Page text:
By Rafael Dix-Carneiro, João Paulo Pessoa, Ricardo Reyes-Heroles and Sharon Traiberman
We study the role of global trade imbalances in shaping the adjustment dynamics in response to trade shocks. We build and estimate a general equilibrium, multicountry, multisector model of trade with two key ingredients: 1) consumption-saving decisions in each country commanded by representative households, leading to endogenous trade imbalances, and 2) labor market frictions across and within sectors, leading to unemployment dynamics and sluggish transitions to shocks. We use the estimated model to study the behavior of labor markets in response to globalization shocks, including shocks to technology, trade costs, and intertemporal preferences (savings gluts). We find that modeling trade imbalances changes both qualitatively and quantitatively the short- and long-run implications of globalization shocks for labor reallocation and unemployment dynamics. In a series of empirical applications, we study the labor market effects of shocks accrued to the global economy, their implications for the gains from trade, and we revisit the “China Shock” through the lens of our model. We show that the U.S. enjoys a 2.2 percent gain in response to globalization shocks. These gains would have been 73 percent larger in the absence of the global savings glut, but they would have been 40 percent smaller in a balanced-trade world.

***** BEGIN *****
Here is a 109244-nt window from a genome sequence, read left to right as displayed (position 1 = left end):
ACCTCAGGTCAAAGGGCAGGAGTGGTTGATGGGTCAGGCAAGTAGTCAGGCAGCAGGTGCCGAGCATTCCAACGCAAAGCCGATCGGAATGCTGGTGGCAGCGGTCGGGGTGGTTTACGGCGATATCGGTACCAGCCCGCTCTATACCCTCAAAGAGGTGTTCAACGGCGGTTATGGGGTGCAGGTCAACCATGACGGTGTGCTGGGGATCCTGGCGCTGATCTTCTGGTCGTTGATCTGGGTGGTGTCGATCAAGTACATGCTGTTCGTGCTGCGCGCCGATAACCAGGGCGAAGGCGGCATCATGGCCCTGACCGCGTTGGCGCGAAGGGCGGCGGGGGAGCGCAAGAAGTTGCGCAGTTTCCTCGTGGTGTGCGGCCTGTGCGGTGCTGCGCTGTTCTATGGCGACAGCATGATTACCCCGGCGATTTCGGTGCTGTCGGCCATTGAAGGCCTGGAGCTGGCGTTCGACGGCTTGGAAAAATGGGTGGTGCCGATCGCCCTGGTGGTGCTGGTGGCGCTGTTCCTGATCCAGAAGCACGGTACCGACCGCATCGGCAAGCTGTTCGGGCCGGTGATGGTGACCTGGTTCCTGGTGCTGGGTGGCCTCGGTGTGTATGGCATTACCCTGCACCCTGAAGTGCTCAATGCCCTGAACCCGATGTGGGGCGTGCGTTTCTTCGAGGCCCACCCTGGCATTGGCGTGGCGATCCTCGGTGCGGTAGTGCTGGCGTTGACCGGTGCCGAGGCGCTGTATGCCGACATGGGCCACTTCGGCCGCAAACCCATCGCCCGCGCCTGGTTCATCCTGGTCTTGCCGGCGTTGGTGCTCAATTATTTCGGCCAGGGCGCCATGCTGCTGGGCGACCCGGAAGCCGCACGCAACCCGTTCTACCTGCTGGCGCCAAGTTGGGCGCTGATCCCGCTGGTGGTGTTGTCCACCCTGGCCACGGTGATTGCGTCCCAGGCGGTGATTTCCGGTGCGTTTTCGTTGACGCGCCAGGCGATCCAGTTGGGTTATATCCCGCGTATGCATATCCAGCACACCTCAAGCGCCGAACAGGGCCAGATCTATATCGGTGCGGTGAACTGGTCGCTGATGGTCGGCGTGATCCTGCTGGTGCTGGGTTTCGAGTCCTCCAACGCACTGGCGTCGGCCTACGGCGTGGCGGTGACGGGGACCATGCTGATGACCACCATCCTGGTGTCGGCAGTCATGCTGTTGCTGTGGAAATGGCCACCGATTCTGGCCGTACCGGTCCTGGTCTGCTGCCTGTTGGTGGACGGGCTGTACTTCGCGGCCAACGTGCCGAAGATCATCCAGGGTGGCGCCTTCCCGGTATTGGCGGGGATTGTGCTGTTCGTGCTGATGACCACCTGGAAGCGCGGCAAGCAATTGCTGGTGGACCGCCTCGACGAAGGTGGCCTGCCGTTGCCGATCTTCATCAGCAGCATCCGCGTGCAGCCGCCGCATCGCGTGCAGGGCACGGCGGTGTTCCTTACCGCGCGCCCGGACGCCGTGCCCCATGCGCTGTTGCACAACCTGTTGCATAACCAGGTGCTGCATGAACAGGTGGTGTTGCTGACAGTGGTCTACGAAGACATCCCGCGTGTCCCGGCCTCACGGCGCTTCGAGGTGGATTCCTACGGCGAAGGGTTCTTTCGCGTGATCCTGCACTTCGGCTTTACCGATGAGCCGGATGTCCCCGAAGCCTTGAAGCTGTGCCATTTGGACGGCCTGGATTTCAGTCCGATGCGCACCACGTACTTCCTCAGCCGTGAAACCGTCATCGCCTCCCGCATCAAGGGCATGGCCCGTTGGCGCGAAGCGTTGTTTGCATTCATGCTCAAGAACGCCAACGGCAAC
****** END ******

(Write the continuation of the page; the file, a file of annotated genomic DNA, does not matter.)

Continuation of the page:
Determining the benefits of trade is more subtle than people have been arguing before, as a rich debate about trade war justifications has shown. This is why it is important to be thoroughly in quantifying the impact of globalization. This is an excellent contribution to this literature.